In particular the assignment of ‘significance’ – always a judgement call – determines how one weights various differences for constructing taxonomies, especially purportedly phylogenetic ones, but it’s always contentious (having a vertebral column makes for a coherent group, but lack of the column doesn’t make inverterbrates a coherent group).

    Phenetics died out when it became clear that there’s no way to define “character”, which means that characters are not countable.

    So cladism emerged, emphasizing multiple unweighted traits,

    1. Please don’t say “cladism”. That makes it sound like an ideology. It’s a method, so call it “cladistics”.
    2. Unlike phenetics, cladistics only needs a definition of “phylogenetically informative character”, and that is feasible. Such characters are countable, and are today used by the hundreds (morphological data) or tens of thousands (molecular data) in phylogenetic analyses. This has turned phylogenetics from an art into a science.

    and sometimes de-emphazing evolutionary (historical) considerations.

    Huh?

    They’re happy with DNA data.

    For that they have to be neontologists. Under remotely normal circumstances DNA doesn’t preserve for longer than 100,000 years. If you want to find out what the closest known relatives of the turtles are, you need morphology.

  4. #4 Daniel O'Brien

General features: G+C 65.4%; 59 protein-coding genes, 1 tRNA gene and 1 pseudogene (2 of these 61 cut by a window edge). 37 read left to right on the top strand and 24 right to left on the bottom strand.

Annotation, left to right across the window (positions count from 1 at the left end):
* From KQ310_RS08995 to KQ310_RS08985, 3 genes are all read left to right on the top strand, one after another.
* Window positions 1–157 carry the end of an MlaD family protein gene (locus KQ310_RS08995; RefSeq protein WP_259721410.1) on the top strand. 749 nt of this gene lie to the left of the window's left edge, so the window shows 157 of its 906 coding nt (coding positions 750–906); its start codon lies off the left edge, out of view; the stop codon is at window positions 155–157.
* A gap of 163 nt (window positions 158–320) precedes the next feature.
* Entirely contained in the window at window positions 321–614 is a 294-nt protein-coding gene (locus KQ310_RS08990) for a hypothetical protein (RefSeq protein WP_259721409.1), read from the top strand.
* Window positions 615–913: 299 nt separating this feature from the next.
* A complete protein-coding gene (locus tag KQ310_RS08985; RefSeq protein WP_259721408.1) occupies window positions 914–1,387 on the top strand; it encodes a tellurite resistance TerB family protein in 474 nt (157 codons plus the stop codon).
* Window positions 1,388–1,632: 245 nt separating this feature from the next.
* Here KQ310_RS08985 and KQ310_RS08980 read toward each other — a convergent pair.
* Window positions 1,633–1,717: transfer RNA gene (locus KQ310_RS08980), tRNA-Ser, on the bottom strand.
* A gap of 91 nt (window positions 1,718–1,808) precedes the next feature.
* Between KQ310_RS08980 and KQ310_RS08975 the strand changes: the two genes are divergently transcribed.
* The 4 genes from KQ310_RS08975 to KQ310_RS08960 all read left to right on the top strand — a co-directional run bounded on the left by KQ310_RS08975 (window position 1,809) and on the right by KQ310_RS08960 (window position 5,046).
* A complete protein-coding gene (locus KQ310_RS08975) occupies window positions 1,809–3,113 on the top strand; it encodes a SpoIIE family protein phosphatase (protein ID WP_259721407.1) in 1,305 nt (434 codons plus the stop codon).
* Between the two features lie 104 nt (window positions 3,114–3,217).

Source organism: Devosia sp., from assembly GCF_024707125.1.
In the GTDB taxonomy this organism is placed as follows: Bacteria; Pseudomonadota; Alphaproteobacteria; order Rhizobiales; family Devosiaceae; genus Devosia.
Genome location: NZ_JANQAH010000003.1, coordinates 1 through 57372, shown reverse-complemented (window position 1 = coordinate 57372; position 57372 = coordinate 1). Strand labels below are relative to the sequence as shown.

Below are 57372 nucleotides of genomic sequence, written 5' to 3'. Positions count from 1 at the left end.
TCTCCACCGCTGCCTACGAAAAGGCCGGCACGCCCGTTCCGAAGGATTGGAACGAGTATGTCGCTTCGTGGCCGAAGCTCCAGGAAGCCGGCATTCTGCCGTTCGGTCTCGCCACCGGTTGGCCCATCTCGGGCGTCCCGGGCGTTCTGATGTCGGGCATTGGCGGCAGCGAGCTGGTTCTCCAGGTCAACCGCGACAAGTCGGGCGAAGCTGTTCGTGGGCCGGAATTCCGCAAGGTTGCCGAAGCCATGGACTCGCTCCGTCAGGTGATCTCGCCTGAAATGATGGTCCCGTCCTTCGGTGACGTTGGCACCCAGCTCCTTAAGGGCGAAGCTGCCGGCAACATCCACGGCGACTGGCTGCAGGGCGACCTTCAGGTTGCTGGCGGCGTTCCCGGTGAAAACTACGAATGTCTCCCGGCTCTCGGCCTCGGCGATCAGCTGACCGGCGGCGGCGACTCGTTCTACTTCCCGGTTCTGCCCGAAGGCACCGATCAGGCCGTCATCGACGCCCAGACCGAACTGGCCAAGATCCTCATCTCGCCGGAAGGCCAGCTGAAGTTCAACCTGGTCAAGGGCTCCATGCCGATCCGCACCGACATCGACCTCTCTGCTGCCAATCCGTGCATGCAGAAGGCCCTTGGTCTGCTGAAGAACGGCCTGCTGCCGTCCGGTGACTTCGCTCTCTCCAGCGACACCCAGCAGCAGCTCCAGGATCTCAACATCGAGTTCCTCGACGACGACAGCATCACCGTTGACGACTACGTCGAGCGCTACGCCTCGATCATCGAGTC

July 10, 2008

    “Resort is had to ridicule when reason is against us.”—Jefferson

    “Rudeness is the weak man’s imitation of strength.”–Eric Hoffer

  5. #5 Berlin
    July 31, 2008

    Oh, I just researched PZ Myers archive on Berlinski’s comments about the whale evolving from a cow, which many of you insisted I do to get my answers. Well, PZ sure leaves a lot out of what Berlinski is questioning. I wonder why? Probably because they have no answers or sound evidence for their conjectures. On the other hand, PZ Myers does a wonderful of job of defending evolution by doing what all evolutionists do when cornered; that is, they always tell us what evolution is not and ignore describing what it is. The rest of you sycophants also seem to specialize in just telling us the “Berlinski is a dope” or “we’ve debunked his challenges before” and then leave it at that because your superior time and talents are not to be bothered by questions.

    http://scienceblogs.com/pharyngula/2007/08/berlinski_and_his_astonishing.php#more

  6. #6 Blake Stacey
    July 31, 2008

    On the other hand, PZ Myers does a wonderful of job of defending evolution by doing what all evolutionists do when cornered; that is, they always tell us what evolution is not and ignore describing what it is.

    Ever tried reading, oh, I don’t know, maybe a biology textbook? It’s the twenty-first century; they’ve even got ‘em available for free online.

    Blogs are not the medium for remedial education. Sorry.

    The rest of you sycophants also seem to specialize in just telling us the “Berlinski is a dope” or “we’ve debunked his challenges before” and then leave it at that because your superior time and talents are not to be bothered by questions.

    It’s like you know me!

  7. #7 Tyler DiPietro
    July 31, 2008

    I’d advise those reading the thread to take note of the lack of substance in the above two comments. They obviously understand neither Berlinski’s claims or the criticisms of them, they simply took the former as true based upon Berlinski’s supposed authority as a mathematician (something they also got wrong). This is the religious mind at work.

  8. #8 Tyler DiPietro
    July 31, 2008

    I mean the two comments preceding Blake, of course. His comment was not visible as I was composing my comment…

  9. #9 Blake Stacey
    July 31, 2008

    I forgive you, Tyler. . . this time!

    (As is well known, atheists only forgive trivial and innocent mistakes once. MOO HOO HA HA!)